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IDE vs. SCSI CDRW

Posted on 2002-03-10
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Last Modified: 2010-04-26
A SCSI CDRW which has the same read/write speed of IDE 24/10/40x but the price of SCSI is 3 times that of IDE. Why the price difference ?
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Question by:hhheng
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jhance earned 10 total points
ID: 6854330
No good reason other than normal market forces, i.e. supply and demand.

There are probably 1000 IDE CDRW drive sold for every SCSI one and there are probably 20 manufacturers for IDE CDRW drives to the one or two who make SCSI.

So there is a high production volume and multiple competing vendors for IDE CDRW drives.  There is a much lower production volume for SCSI as well as fewer manufacturers.

There is also a different market in force here.  IDE drives are sold primarily into the very cost sensitive home/small business market.  SCSI is sold into the much less price sensitive industrial/commercial/server market.

This is not so much a hardware or technology question as it is an economics question...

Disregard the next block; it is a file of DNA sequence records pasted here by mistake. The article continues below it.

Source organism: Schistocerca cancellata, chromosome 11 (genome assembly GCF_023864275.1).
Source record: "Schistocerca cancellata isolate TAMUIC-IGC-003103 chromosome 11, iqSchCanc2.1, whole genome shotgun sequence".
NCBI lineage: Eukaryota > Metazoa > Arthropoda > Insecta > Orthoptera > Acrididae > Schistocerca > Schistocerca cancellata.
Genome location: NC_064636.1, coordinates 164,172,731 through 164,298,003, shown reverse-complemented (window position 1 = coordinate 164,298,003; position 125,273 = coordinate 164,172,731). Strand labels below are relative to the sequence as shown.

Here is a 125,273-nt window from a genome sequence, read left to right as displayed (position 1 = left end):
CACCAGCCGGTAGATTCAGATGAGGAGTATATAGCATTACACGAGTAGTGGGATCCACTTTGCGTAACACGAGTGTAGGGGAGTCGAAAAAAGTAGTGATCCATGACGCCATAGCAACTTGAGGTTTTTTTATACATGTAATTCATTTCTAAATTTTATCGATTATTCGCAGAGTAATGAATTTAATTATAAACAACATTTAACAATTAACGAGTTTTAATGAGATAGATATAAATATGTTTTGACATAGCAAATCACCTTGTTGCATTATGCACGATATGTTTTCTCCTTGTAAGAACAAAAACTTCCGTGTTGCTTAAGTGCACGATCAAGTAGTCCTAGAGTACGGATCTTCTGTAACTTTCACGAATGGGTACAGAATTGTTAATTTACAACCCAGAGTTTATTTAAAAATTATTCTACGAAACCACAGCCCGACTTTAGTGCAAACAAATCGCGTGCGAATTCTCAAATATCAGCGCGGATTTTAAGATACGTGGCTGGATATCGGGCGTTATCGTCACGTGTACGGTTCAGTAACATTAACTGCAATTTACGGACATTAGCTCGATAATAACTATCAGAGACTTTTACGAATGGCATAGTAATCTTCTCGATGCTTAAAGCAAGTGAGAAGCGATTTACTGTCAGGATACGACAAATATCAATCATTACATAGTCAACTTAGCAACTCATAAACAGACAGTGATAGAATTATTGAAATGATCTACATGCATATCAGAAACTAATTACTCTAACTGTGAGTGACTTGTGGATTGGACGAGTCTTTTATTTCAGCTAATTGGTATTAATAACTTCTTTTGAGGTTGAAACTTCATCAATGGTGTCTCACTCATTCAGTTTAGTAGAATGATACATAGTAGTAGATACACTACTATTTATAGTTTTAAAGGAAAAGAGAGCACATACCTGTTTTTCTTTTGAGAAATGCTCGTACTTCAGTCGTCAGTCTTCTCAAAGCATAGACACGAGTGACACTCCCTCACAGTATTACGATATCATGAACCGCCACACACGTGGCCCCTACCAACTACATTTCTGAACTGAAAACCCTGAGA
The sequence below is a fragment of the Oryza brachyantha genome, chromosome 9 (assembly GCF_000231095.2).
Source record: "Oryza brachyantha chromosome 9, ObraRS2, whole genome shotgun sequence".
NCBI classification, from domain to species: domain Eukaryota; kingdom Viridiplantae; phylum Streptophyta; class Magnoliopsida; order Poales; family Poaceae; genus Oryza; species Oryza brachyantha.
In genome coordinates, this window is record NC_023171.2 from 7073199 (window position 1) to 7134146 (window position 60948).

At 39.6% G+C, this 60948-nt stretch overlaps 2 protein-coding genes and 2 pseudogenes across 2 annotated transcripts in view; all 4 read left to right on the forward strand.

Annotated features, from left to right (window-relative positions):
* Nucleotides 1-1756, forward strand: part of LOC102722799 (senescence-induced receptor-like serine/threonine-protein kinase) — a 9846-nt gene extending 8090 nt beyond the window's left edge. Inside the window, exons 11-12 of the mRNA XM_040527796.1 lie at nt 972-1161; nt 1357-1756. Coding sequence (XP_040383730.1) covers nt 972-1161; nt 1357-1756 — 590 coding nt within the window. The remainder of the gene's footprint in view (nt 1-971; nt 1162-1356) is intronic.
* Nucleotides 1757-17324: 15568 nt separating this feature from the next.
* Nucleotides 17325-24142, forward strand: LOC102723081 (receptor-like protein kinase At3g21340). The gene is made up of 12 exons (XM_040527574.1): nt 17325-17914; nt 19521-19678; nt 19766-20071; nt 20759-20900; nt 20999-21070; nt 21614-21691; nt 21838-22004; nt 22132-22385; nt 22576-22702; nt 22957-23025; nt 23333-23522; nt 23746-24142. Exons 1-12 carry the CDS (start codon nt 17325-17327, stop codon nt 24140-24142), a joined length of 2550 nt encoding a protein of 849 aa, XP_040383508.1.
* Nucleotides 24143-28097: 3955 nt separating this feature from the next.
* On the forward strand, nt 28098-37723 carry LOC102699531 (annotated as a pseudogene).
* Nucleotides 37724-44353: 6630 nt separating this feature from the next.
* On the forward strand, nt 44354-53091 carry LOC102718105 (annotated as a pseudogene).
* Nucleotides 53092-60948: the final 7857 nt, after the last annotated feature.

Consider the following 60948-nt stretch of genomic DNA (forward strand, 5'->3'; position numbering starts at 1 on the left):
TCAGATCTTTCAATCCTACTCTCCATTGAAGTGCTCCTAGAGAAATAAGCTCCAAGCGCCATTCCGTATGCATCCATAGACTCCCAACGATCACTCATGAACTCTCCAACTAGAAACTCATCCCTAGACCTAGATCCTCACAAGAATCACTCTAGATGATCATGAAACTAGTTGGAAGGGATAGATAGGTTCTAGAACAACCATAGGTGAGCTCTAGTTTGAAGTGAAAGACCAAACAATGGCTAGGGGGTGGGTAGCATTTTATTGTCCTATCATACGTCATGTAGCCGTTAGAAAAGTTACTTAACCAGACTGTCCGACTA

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by:cookre
ID: 6854332
At one time, SCSI drives were bigger, faster, more reliable, and you could have more of them in your box.  And, with respect to CD burners, being divorced from the IDE bus meant fewer coasters.

Although little of that holds any longer, manufacturers recognize that long established common wisdom is hard to forget, so they continue to charge more because they can.

In the fullness of time, prices will more reflect performance than prestige.
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Author Comment

by:hhheng
ID: 6854340
I thought this SCSI devices are so robust that it will be able to bounce back after dropping without any problem.

You said the magic word "..not so much of a hardware or technology question.."

cheers to jhance and cookre.

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Expert Comment

by:jhance
ID: 6854347
Mechanically, most SCSI drives made today are IDENTICAL to an IDE model that they also manufacture.  Usually the only difference is the circuit board which has a SCSI chip and connector vs. an IDE chip and connector.

In fact, if you look closely at some models, they have a circuit board designed to handle either setup depending on which chips are installed at the time of manufacture...

There are some high-end SCSI drives that are different.  For example the 15,000 rpm high-performance SCSI hard drives have no IDE counterpart.  But these are made for high-end servers and the like.  You definitely don't want one of these in your desktop system since they sound like a jet engine when they are running...  In other words, they literally "scream".
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Author Comment

by:hhheng
ID: 6854505
Thanks for the added comment.
"magarity" is right about you. A real nice guy.
Cheers..
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